Do You Confuse Vision and Mission?

Whenever I work with a group regarding strategic planning, I find the wordsvision-mission vision and mission often need definition. Perhaps some of the confusion comes from faith-based organizations using the word mission to mean what a commercial organization often calls vision. Simply put, vision is a description of how your organization expects to improve the welfare of your customers and community and mission describes how you will progress toward the vision in the short term. Let us address the two terms in detail:

Vision: The Internet has made it possible for every enterprise and individual to capture a global audience if they have a message the world finds interesting. The vision is a succinct, compelling statement describing who will benefit from the existence of this operation and how. It is the “punchline” for why people should buy from you, invest in you, and work for you. The focus is on how you want the world to perceive what your organization will become. Visions are supposed to be a bit hazy. This is because they ideally deal with qualities and character more than tangible actions. My suggestions for vision statements are:

  • Remember words of appreciation you have received from customers and integrate exactly what they appreciated in the statement
  • Prepare a list of three to five descriptors that you would like people to use in remembering your organization. Think about how they fit into your vision.
  • Include all of the relevant characters in the vision (i.e. customers, employees, surrounding community, etc.)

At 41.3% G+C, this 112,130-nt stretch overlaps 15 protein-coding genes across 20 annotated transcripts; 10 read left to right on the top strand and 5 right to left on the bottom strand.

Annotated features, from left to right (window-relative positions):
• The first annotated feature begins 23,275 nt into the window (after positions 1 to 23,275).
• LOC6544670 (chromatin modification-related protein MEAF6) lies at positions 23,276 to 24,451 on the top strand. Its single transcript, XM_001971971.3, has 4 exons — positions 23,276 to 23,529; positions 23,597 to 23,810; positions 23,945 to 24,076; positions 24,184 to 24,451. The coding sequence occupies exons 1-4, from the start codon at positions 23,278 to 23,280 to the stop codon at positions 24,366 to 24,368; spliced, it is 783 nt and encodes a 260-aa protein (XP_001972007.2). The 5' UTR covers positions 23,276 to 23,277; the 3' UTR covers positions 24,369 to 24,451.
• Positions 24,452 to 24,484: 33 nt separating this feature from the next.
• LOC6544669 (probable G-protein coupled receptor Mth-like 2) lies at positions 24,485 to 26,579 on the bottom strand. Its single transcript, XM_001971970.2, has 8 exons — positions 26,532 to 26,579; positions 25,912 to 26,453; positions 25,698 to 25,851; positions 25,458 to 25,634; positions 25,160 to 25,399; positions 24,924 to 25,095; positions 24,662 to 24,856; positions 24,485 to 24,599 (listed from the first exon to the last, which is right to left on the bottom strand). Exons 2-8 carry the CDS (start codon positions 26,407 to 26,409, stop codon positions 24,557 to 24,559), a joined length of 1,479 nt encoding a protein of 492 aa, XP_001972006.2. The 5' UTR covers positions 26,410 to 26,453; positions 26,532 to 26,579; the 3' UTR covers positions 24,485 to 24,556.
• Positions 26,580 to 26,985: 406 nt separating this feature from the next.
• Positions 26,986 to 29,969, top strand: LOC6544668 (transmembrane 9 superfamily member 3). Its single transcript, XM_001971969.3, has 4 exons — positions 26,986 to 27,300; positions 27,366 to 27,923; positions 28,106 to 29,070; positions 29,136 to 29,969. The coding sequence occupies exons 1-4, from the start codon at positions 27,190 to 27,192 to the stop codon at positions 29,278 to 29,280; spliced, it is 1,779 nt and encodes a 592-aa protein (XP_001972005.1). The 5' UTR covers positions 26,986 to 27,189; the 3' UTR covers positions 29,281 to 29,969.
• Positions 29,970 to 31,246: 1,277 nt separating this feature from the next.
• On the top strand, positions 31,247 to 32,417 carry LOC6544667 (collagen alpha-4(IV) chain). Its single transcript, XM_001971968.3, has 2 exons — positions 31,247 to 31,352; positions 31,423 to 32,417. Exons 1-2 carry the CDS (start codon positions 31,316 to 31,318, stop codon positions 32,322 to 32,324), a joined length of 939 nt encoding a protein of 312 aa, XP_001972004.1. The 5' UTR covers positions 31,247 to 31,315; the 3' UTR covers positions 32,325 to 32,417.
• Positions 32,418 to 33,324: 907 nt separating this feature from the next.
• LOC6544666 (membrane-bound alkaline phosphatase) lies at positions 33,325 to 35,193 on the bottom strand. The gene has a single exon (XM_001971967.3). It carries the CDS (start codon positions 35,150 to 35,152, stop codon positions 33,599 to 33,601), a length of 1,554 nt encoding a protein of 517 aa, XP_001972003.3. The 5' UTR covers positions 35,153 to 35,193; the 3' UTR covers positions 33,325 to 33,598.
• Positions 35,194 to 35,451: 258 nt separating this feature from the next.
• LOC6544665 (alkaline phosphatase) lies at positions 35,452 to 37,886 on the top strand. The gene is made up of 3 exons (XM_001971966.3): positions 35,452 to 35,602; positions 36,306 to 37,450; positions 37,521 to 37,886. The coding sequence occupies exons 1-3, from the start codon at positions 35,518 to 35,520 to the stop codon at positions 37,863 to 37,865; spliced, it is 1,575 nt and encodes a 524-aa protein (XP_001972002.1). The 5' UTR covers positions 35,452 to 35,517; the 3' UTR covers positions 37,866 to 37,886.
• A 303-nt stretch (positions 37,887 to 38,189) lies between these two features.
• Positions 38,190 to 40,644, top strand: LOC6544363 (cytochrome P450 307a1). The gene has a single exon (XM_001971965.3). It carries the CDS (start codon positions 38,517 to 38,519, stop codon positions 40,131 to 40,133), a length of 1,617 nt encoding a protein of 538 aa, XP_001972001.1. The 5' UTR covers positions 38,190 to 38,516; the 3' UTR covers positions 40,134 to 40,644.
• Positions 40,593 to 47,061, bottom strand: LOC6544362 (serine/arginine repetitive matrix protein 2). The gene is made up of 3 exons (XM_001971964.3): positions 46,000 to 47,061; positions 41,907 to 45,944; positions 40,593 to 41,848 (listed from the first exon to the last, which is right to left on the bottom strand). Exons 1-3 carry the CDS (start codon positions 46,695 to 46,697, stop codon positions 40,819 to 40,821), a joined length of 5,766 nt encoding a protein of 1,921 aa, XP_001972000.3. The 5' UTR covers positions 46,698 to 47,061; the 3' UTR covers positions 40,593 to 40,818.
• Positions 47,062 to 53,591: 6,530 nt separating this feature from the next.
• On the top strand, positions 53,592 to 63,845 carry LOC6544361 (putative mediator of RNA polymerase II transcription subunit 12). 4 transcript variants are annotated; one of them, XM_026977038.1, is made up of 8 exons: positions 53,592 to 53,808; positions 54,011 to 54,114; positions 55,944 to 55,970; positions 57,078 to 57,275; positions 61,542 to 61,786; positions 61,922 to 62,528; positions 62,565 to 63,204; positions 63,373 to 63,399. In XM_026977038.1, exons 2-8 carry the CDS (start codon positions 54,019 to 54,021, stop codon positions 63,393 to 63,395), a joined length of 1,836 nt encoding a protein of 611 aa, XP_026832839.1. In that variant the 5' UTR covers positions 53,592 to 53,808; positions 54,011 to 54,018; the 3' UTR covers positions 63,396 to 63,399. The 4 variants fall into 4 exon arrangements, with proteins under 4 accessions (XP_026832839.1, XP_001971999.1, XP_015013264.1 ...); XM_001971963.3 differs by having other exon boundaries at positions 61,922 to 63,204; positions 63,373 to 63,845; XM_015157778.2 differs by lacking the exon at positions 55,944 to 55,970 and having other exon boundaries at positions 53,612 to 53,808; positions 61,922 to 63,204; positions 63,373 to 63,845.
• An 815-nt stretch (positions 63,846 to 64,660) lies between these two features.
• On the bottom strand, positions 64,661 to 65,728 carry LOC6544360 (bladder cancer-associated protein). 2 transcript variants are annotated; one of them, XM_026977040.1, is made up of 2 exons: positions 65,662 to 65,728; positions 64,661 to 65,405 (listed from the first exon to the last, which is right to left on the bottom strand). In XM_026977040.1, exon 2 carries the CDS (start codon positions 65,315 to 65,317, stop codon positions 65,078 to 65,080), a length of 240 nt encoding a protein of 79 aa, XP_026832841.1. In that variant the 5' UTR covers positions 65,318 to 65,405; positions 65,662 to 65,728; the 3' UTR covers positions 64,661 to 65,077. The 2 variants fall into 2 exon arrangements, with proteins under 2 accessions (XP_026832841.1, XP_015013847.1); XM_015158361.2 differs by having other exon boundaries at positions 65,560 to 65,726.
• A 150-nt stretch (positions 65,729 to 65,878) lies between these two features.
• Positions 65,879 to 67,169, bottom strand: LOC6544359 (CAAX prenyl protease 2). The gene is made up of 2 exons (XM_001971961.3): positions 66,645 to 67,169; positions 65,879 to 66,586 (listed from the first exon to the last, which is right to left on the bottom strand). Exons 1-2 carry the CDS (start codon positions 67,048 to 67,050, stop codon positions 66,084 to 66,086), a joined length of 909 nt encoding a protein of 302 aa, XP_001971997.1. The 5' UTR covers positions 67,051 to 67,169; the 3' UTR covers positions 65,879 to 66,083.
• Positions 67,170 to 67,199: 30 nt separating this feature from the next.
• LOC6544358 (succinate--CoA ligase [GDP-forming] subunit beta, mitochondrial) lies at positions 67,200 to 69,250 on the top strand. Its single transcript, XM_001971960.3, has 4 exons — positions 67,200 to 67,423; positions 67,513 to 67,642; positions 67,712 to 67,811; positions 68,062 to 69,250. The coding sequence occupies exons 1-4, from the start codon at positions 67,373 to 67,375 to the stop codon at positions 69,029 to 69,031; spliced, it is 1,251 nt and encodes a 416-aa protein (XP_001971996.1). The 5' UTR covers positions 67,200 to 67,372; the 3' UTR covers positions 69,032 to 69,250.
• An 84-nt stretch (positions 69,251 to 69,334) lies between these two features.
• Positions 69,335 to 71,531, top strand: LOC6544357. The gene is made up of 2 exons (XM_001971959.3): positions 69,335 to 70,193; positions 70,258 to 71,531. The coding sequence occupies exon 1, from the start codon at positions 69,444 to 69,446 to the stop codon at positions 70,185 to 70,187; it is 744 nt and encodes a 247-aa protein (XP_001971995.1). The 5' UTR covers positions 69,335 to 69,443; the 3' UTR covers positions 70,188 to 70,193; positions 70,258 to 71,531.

• Use visual, metaphorical language and try to keep it under 25 words if possible
  • If your statement proclaims the organization to be a leader or “#1”, be sure it is evident how the world will come to that conclusion

Mission: The mission statement highlights the few areas of focus in the current planning period. Mission statements leave no doubt on what will be done and the result to be achieved. My suggestions for mission statements are:

  • Vital missions target innovation and change. Remember that customers just assume you deliver quality products and services and do not need to embark on a mission to do so.
  • Focus the organization on the critical goals and results to be achieved
  • State how the organization will be held accountable. Include measures, priorities, completion dates, and who will lead the mission
  • Mission goals should be realistic and supported by describing investment of talent and capital to involved parties.
  • Review mission progress on at least a quarterly basis

This is how I introduce these key concepts. For a leader or executive, these two elements are the most important part of a strategy. Please share your comments on best practices for vision and mission.